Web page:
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Augustin-Norbert Morin (Photo - Morin Heights Historical Association)Before the mid-19th century, there were only seasonal Indigenous hunters in the Morin Heights region, most likely Mohawks.Government minister Augustin-Norbert Morin came with his Indigenous guide, Simon, in 1850 to survey the area. In the same year the first permanent settlers --three Seale brothers, originally from Connaught, Ireland -- arrived from Lachute.

Morin was settled partly by newcomers who had started as pioneers in Gore or other older townships, as well as others who came directly from Ireland. Among those who arrived in the early 1850s were George Hamilton, Lawson Kennedy, Archibald Doherty, John Reilly, William Watchorn and John Newton.Morin Flats, c.1910. (Photo - Morin Heights Historical Association)

In 1855, the Township of Morin was incorporated. Within a few years there was a community of pioneers clearing the land for farms and building churches and schools. Irish and Scottish immigrants continued to arrive as well as French-speaking settlers -- families such as Corbeil, Belisle and Groulx -- brought by Curé Labelle to help populate the region. Early settlers must have suffered many hardships and felt very isolated, but they managed to eke out a living from the rocky soil. Their only cash crop was potash, made by burning felled trees. Soon a few grist mills and sawmills were established, as well as the first stores. Anglican and Methodist churches were soon established by the first residents and a post office opened in 1877. Christieville was a busy little village too, one of the two commercial centres in Morin in the late 19th century.

Early pioneers cleared the land for farming, but the rocky soil was poor and the terrain too rough for mechanized agriculture. By the 1950s few farms were still operating.The Argenteuil Rangers. (Photo - Morin Heights Historical Association)One of the more colorful chapters in our history was the volunteer militia, the Argenteuil Rangers, created in the 1860s to repel the Fenian Raiders. There may have even been a fort / watchtower at the approach to the village.The construction of the railway in 1895 brought many changes. The arrival of a train was a familiar sight in Morin Heights. Steam locomotives always made a noisy and impressive arrival. The first summer residents began to build cottages on the shores of nearby lakes. In 1911 the town's name was changed from "Morin Flats" to the more appealing "Morin Heights".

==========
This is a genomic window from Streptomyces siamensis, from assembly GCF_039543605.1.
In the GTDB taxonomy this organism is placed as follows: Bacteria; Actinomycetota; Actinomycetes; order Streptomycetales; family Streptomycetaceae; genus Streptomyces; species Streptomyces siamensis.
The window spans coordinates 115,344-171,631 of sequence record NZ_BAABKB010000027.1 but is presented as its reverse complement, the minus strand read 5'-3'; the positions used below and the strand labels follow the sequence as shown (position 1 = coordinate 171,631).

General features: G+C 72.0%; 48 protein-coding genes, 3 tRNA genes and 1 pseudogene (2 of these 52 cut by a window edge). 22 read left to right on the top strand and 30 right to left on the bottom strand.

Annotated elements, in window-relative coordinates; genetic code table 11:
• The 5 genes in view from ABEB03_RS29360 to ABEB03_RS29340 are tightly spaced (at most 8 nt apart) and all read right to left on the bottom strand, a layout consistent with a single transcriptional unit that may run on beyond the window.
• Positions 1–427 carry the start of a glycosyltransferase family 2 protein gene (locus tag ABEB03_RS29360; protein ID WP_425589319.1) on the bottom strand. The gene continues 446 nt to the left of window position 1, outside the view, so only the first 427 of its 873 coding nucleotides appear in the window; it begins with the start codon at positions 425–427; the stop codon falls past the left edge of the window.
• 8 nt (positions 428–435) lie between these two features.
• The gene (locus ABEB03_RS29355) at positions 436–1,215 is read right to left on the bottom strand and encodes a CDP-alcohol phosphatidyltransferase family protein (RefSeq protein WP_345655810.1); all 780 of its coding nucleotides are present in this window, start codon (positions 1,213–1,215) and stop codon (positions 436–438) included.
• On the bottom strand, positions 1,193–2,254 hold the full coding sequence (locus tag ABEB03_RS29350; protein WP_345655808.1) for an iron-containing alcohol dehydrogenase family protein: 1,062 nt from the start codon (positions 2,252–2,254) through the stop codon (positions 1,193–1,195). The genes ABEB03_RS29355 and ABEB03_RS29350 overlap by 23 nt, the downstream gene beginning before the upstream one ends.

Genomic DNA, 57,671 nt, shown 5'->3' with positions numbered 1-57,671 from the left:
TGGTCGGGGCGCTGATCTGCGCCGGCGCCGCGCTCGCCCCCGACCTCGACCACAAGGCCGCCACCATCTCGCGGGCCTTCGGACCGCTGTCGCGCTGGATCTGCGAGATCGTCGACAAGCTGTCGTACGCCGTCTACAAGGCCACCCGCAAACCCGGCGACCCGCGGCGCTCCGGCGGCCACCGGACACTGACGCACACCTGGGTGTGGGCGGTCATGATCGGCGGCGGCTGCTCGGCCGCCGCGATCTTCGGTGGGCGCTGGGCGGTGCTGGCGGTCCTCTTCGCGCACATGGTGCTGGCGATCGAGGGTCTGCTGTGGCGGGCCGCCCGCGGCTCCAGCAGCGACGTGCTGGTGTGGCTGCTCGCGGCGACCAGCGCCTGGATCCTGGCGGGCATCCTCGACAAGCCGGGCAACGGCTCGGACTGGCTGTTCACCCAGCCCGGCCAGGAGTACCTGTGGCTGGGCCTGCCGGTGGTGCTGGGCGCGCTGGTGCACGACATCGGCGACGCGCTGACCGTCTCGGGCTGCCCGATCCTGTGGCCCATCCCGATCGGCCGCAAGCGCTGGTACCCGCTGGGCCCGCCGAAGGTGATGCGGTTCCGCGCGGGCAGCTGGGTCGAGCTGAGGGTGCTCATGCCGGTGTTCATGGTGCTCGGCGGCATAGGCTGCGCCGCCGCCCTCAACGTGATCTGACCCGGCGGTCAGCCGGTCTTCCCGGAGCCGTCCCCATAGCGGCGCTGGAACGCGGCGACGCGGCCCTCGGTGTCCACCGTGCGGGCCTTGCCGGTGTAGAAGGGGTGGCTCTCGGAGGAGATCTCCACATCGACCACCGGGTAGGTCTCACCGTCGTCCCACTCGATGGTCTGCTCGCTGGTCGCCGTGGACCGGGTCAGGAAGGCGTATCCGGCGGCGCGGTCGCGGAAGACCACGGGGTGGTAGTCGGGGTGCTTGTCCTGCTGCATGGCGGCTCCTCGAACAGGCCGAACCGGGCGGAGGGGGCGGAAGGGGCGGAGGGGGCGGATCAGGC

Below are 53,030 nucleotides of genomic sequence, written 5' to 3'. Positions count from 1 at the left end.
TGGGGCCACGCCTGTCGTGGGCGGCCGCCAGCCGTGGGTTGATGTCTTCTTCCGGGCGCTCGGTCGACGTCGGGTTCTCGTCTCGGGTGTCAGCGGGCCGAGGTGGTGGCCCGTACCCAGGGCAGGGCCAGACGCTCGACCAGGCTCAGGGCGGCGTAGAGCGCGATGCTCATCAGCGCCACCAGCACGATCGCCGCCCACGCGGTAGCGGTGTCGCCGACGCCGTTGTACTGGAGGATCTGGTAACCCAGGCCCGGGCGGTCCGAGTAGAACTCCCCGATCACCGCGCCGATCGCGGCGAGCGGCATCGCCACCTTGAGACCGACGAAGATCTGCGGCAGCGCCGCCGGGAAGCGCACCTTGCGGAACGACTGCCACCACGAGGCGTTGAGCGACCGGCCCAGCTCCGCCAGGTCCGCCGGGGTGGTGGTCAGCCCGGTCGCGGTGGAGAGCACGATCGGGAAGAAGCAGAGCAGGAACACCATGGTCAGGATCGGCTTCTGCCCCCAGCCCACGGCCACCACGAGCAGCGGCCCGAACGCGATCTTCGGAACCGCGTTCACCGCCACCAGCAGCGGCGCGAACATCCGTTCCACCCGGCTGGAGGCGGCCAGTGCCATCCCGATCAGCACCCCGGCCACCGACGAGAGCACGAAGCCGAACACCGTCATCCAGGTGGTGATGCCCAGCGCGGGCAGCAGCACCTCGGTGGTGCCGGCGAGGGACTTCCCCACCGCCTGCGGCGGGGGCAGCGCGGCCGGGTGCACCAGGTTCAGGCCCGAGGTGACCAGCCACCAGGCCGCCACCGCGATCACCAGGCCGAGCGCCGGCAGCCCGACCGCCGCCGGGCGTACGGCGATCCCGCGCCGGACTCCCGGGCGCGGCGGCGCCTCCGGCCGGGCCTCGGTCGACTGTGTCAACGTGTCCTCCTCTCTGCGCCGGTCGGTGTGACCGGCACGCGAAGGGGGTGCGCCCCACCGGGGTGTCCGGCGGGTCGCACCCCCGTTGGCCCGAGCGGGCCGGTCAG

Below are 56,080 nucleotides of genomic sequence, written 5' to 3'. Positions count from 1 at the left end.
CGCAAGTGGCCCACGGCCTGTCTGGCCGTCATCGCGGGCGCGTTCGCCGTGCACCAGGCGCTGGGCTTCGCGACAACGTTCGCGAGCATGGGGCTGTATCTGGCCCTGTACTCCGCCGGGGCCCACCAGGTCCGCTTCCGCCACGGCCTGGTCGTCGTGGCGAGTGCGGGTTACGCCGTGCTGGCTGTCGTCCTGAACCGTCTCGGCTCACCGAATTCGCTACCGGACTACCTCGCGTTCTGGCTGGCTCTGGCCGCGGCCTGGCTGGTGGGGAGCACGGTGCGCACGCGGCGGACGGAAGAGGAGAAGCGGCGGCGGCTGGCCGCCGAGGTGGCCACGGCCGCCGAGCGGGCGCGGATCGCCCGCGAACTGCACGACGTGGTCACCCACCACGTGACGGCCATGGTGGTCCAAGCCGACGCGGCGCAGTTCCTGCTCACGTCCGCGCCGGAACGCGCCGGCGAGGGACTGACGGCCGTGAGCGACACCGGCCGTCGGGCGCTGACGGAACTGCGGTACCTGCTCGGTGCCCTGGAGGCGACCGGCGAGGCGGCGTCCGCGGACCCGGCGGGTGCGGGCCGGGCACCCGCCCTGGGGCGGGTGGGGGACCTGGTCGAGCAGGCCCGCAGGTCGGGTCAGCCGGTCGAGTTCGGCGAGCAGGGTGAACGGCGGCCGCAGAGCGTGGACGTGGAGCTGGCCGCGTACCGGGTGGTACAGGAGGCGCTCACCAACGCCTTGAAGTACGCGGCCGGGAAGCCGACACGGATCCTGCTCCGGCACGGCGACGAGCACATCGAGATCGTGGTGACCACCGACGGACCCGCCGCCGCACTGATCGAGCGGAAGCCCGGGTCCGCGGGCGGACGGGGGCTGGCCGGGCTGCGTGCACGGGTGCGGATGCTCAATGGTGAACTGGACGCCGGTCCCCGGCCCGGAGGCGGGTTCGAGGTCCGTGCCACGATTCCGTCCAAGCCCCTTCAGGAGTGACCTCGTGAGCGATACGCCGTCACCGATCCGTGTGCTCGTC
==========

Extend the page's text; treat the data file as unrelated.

Snow bus, c.1945. (Photo - Morin Heights Historical Association)Lumbering became a major industry with the arrival of the railway, and the town's sawmills along the Simon River provided employment for many during the difficult Depression years. Until the mid-20th century, lumbering was an essential part of the local economy. The lumbering industry had always been important, even in the earliest days when potash was made from burning felled trees.

In the 1930s, skiing became popular and the trains brought many visitors to the many new boarding houses every weekend. Boarding house sleighs regularly used to meet the trains. Morin Heights offered tourists more than a dozen inns and boarding houses in the ski train era, especially 1920 to 1950.

Ski train. (Photo - Skiing Legends and the Laurentian Lodge Club)In those days, it was a very lively little town. Meeting the CNR ski trains was a regular activity for locals back in the 1930s and 40s. The last train, in 1962, brought this era to an end as better roads were built and plowed and more people owned cars. The Aerobic Corridor cycling and cross country ski chalet is now located where the old station was.

There were several rope tow ski hills in the 1940s and the first cross country trails were cut. Ski races were important events in the early days, and Morin Heights produced many stars. New ski trails, cycling paths, and the building of Ski Morin Heights in 1981 confirmed this area as a popular tourist destination.Many roads in the area were not plowed until the 1950s, so winter transportation was either by sleigh, or by early Bombardier snowmobiles, used as taxis and school buses.An influx of Swiss and German settlers in the early decades of the 20th century added to the area's cultural mix.

Many new people moved to Morin Heights in the 1960s and 70s, including young Americans opposed to the Vietnam war. The town became a more cosmopolitan and cultural area known for its music and art.The industrial base diversified in the 1980s with new industries such as Gourmet du Village.Residential developments continue to bring new residents to our growing little town. Protection of the natural environment has always been a priority here. Morin Heights prides itself on its bilingual heritage and vibrant family and community life. The town's slogan, "Harmony is in our nature" is very appropriate.